Hood Museum of Art presents exhibition of photographs by Cara Romero

“Zenith” by Cara Romero

“Zenith” by Cara Romero Courtesy

Published: 12-19-2023 5:00 PM

The Hood Museum of Art will present the first major solo museum exhibition of photographs by Chemehuevi artist Cara Romero, titled Cara Romero: Panûpünüwügai (Living Light). The exhibition will be on view at the Hood Museum from Jan. 18 through June 21, 2025, and will feature over 50 works, including several never-before-seen photographs, and site-specific installations that will invite the viewer behind the scenes to experience the sets of Romero’s most iconic photographs.

An exhibition catalog co-published by the Hood Museum of Art and Radius Books will be released in June 2025. The exhibition is curated by Jami Powell, Associate Director of Curatorial Affairs and Curator of Indigenous Art at the Hood Museum of Art.

Says Romero, “The Hood Museum of Art under the leadership of curator Jami Powell and director John Stomberg is an excellent example of how an American museum can create meaningful and positive impacts on Native community, representation, and living artists. When offered my first major solo show to commence at the Hood, I cried because I never imagined this was possible for a Native woman photographer in her 40s. I am so honored to collaborate with this institution and the people making it a major force in sidelining preconceived notions about Native American art.”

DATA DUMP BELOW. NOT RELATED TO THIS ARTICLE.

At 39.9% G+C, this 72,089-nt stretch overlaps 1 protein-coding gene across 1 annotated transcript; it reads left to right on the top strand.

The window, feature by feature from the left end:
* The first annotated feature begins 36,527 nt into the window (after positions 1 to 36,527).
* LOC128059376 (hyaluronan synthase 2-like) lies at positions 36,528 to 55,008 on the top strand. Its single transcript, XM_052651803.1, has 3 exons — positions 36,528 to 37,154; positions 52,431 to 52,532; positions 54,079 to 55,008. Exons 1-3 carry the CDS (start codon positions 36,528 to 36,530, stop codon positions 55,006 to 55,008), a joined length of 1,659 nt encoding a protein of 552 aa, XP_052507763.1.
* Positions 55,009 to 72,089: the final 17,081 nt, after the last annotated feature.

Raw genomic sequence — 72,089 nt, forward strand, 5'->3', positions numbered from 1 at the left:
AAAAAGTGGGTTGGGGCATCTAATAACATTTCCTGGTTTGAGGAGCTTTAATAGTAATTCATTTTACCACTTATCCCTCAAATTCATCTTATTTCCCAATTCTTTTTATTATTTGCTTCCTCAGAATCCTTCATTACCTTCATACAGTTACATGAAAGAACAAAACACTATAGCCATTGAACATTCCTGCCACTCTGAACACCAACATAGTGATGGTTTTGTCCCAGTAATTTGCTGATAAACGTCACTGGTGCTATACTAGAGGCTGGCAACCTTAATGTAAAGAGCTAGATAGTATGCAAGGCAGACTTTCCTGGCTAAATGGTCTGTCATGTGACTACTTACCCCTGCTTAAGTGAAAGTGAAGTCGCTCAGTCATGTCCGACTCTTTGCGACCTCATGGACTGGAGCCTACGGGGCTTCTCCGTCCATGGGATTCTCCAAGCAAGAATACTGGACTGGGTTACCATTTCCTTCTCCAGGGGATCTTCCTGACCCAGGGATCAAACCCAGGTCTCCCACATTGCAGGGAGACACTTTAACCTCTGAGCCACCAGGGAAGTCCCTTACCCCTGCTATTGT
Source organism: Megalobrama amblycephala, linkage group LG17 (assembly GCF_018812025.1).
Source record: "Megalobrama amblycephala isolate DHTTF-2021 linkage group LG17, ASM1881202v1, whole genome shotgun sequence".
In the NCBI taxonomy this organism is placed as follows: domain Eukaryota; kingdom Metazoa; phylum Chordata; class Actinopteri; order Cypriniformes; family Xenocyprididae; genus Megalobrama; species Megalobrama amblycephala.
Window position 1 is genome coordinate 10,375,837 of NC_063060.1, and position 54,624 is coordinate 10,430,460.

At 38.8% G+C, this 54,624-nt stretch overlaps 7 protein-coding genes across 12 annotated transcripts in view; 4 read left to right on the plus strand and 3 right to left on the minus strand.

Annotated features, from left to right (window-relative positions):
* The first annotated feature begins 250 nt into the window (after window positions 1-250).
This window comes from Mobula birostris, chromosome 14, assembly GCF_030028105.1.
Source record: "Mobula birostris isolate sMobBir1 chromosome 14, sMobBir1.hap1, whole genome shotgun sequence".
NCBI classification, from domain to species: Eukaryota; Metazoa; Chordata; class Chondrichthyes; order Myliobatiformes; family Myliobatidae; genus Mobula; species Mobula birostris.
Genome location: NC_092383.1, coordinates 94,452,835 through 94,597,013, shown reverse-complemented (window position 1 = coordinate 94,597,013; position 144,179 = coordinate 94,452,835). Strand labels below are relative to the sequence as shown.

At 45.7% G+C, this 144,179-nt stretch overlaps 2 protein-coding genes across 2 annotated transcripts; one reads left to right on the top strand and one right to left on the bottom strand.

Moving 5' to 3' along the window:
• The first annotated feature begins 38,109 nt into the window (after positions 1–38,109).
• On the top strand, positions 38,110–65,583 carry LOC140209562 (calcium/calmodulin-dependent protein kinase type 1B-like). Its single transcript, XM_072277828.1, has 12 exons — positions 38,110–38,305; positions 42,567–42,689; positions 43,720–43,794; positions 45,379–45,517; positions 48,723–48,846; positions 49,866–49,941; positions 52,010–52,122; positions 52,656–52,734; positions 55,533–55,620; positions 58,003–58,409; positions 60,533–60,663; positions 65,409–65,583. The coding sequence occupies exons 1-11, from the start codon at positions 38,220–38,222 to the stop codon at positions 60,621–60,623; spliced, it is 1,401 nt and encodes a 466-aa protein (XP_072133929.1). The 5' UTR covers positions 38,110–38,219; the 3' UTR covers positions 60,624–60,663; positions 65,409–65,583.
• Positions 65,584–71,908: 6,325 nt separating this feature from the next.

Adds Powell, “Cara Romero is an immensely generous storyteller, and her images invite people into complex and transformative dialogues about the histories and lives of Indigenous peoples. Romero’s photographs provide opportunities for two audiences to recognize the humanity of Native Americans and Indigenous peoples and ask questions they might otherwise be afraid to ask.” 

Romero, of Inglewood, CA, is an artist known for dramatic fine art photography that examines Indigenous life in contemporary contexts. An enrolled citizen of the Chemehuevi Indian Tribe, Romero was raised between contrasting settings: the rural Chemehuevi reservation in Mojave Desert, California, and the urban sprawl of Houston, Texas. Informed by her identity, Romero's visceral approach to representing Indigenous and non-Indigenous cultural memory, collective history, and lived experiences results in a blending of fine art and editorial styles. Maintaining a studio in Santa Fe, New Mexico, Romero regularly participates in Native American art fairs and panel discussions and was featured on PBS’s Craft in America in 2019.

Her award-winning work is included in numerous public and private collections, domestically and internationally, including the Metropolitan Museum of Art, Museum of Modern Art, Whitney Museum of American Art, Guggenheim Museum, Amon Carter Museum, Peabody Essex Museum, and Forge Project Collections, among others. Romero travels between Santa Fe and the Chemehuevi Valley Indian Reservation, where she maintains close ties to her tribal community and ancestral homelands.